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Tank type atomizers... For new vapists - how they work

Published by State O' Flux in the blog State's Stuff. Views: 14077

"Tank" type atomizers... For new vapists - how they work, and why it's a good idea to know this.

Thought I'd throw something up to help relatively new (and some not so new) vapists understand how "tank" type, or RTA atomizers work.
Bear in mind, in this instance, the word tank can be used to describe most any clearo, glasso or carto tank... as well as RTAs.

The common denominator is that all of the above tank devices are functionally dependent on what's called, a "pressure differential". A techno term meaning that both high, or positive (in this context, atmospheric) and low or negative (vacuum or, in this context, less than atmospheric) air pressure are in play.

There is high pressure in the air tube (or "chimney") that rises to the drip tip and down to the coil... and out the bottom to the 510/eGo connection, or adjustable air control orifice. In the tank with the juice - under normal operating conditions... we find low pressure, or vacuum.
Still with me? Good. [​IMG]

I can't go further without talking briefly about wicks. Wicks have a few jobs - one of course, to wick juice to the coil so it can be vaporized, and two, the lesser known... is to function as a pressure seal. Not a perfect seal mind you... but one with a slow leak, that works both ways.
Not all PD atomizers use a wick in the latter description, but instead may use a series of orifices, where the dimension controls the transfer of both pressure, and with that, juice. The Kayfun design is the best example of this design.

More with wicks in a bit... promise.

So, how does negative pressure get in the tank when all around us is atmospheric or negative pressure? Well, that would be dependent on you... drawing on the drip tip. The temporary vacuum you create pulls juice, and that positive pressure you started with in the tank, into the coil head area... and a modest vacuum in the tank is produced.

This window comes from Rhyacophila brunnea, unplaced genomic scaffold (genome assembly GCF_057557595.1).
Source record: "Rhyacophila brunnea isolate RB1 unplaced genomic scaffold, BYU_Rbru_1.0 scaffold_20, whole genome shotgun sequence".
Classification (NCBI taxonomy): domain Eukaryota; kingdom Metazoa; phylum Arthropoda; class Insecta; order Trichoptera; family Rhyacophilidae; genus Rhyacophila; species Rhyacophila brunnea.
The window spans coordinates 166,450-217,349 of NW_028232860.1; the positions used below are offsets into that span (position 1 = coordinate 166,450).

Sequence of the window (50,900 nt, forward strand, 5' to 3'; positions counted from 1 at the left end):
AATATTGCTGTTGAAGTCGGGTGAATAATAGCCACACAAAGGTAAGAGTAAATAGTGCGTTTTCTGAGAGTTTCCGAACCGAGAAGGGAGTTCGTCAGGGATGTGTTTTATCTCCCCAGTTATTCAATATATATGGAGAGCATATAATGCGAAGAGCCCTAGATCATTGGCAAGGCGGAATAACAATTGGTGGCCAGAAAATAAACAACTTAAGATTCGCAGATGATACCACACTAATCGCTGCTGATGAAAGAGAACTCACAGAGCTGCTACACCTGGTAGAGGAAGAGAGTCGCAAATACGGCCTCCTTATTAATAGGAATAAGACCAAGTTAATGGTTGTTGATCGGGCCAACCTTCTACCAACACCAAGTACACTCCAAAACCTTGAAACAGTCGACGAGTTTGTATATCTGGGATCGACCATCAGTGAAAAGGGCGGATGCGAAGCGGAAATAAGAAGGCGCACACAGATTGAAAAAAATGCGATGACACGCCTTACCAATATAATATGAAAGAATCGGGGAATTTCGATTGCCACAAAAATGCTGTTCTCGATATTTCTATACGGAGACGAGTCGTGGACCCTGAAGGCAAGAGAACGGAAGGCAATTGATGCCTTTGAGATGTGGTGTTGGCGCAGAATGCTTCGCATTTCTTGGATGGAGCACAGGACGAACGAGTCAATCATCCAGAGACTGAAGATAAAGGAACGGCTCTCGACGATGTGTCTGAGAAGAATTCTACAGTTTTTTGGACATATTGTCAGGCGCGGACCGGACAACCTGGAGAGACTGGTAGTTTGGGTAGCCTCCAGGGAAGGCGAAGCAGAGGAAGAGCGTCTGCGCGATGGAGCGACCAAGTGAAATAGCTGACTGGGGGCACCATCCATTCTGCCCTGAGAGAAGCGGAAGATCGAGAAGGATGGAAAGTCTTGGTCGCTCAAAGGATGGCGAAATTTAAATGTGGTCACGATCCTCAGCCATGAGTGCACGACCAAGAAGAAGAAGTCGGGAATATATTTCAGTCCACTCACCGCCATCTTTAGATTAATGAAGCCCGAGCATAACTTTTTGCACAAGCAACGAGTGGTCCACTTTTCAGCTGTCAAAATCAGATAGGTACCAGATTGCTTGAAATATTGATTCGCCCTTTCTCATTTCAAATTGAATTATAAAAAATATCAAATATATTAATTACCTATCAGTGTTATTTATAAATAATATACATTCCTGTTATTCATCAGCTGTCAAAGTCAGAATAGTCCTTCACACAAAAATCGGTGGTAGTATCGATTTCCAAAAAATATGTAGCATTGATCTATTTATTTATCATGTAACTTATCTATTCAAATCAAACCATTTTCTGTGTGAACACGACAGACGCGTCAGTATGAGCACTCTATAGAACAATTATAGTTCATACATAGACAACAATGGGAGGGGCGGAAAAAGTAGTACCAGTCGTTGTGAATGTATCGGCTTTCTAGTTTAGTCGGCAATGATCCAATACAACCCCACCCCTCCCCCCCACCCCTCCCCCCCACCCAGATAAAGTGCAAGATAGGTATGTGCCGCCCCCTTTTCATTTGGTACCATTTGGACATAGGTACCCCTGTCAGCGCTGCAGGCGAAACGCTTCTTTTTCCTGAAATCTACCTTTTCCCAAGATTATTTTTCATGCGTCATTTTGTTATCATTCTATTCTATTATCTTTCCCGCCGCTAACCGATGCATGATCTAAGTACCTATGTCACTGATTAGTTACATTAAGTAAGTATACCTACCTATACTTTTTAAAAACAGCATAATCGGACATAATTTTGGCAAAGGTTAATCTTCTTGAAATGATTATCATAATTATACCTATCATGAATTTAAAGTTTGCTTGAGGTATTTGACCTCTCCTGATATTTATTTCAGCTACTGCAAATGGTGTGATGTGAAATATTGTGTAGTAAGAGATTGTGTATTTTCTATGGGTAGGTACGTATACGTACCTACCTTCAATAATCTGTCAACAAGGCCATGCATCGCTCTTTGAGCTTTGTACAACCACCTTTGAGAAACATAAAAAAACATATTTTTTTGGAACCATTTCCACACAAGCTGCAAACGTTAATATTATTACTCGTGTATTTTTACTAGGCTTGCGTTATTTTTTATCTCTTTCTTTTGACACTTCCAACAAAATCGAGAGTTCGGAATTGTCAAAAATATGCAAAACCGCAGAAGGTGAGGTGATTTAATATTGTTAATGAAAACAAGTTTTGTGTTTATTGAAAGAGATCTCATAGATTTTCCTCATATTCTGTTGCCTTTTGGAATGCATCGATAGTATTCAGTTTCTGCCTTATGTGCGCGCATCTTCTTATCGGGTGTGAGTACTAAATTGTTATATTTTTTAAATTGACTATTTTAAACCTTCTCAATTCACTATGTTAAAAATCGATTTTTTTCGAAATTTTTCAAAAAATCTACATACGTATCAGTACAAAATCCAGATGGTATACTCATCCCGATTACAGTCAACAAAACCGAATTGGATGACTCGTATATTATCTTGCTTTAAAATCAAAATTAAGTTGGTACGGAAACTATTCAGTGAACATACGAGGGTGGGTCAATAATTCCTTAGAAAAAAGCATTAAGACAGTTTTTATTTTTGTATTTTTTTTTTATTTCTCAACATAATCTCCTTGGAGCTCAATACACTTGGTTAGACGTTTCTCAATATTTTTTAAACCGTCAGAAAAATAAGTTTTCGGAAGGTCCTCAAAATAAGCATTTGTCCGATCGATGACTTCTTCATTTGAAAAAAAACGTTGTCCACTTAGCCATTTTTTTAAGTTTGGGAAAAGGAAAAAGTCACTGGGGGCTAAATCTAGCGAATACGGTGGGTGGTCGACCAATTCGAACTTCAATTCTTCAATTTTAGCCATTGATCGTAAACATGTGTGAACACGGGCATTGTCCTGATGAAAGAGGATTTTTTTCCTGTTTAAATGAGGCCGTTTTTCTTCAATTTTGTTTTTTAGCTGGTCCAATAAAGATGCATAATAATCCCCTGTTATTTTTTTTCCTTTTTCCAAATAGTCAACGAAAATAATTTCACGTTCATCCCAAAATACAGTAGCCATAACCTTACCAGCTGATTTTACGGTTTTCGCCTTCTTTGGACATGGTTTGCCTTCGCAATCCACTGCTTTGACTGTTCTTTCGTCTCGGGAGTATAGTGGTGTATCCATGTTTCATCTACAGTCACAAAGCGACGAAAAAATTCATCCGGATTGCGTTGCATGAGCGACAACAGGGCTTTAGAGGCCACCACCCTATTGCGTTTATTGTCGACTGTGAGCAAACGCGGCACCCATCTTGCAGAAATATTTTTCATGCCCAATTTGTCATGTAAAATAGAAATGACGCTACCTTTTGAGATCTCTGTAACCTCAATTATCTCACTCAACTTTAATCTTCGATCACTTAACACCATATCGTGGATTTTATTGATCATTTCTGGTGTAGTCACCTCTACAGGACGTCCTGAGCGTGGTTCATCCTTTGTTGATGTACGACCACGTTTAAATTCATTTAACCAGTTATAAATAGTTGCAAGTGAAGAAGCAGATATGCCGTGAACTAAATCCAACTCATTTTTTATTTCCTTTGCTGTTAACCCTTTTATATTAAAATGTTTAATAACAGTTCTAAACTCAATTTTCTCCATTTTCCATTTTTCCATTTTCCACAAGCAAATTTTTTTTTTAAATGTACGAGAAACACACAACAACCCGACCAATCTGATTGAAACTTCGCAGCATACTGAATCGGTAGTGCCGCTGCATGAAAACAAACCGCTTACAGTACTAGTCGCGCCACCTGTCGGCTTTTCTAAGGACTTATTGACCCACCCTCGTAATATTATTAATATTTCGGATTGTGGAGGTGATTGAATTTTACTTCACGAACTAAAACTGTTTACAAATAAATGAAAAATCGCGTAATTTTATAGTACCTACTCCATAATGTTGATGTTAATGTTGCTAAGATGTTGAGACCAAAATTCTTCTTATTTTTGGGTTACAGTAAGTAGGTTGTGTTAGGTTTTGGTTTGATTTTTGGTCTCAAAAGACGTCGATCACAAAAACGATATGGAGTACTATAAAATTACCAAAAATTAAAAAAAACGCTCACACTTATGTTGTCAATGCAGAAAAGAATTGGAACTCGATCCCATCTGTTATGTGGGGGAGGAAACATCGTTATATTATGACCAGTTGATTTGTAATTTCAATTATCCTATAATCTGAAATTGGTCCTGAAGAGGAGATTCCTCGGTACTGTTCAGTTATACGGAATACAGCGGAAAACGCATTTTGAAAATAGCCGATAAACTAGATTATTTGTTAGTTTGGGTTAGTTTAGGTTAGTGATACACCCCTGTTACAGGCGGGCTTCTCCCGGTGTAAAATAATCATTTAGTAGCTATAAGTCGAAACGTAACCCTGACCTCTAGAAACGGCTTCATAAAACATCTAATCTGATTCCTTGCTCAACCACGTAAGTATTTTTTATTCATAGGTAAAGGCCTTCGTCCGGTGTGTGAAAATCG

Draw again... vacuum is enforced and perhaps even enhanced. Not a tremendous amount of vacuum... because most of our "lung generated vacuum" is directed out the venting system - and remember, our wick/pressure seal - still has that slow leak.
All else being equal, as our fluid column lowers, the negative pressure you've established above that fluid level will continue to be enforced and enhanced as well.

If we close (or even restrict) the atmospheric venting system and take a draw, what happens? That's right... most to ALL our vacuum is directed to the liquid tank... and depending on our seal (or control orifice) design, we may end up drawing juice right past that and into our coil/atomizing chamber.
This may be advantageous... in that with some atomizers, increasing the vacuum - immediately after filling or refilling and closing the system up - is key to both preventing leakage and to a lesser degree, priming the wick.

Does the vacuum last forever? With a wick seal - unlikely. If you walk away from a wick seal type atty that you were using... the vacuum may be slowly supplanted by positive pressure. How much or how long is a variable of the atty and the wick/seal.
This may be why your atty can be a bit gurgly (or you may find the 510/eGo positive "well" a bit wet) when you pick it up again... until you reestablish a vacuum with a few draws.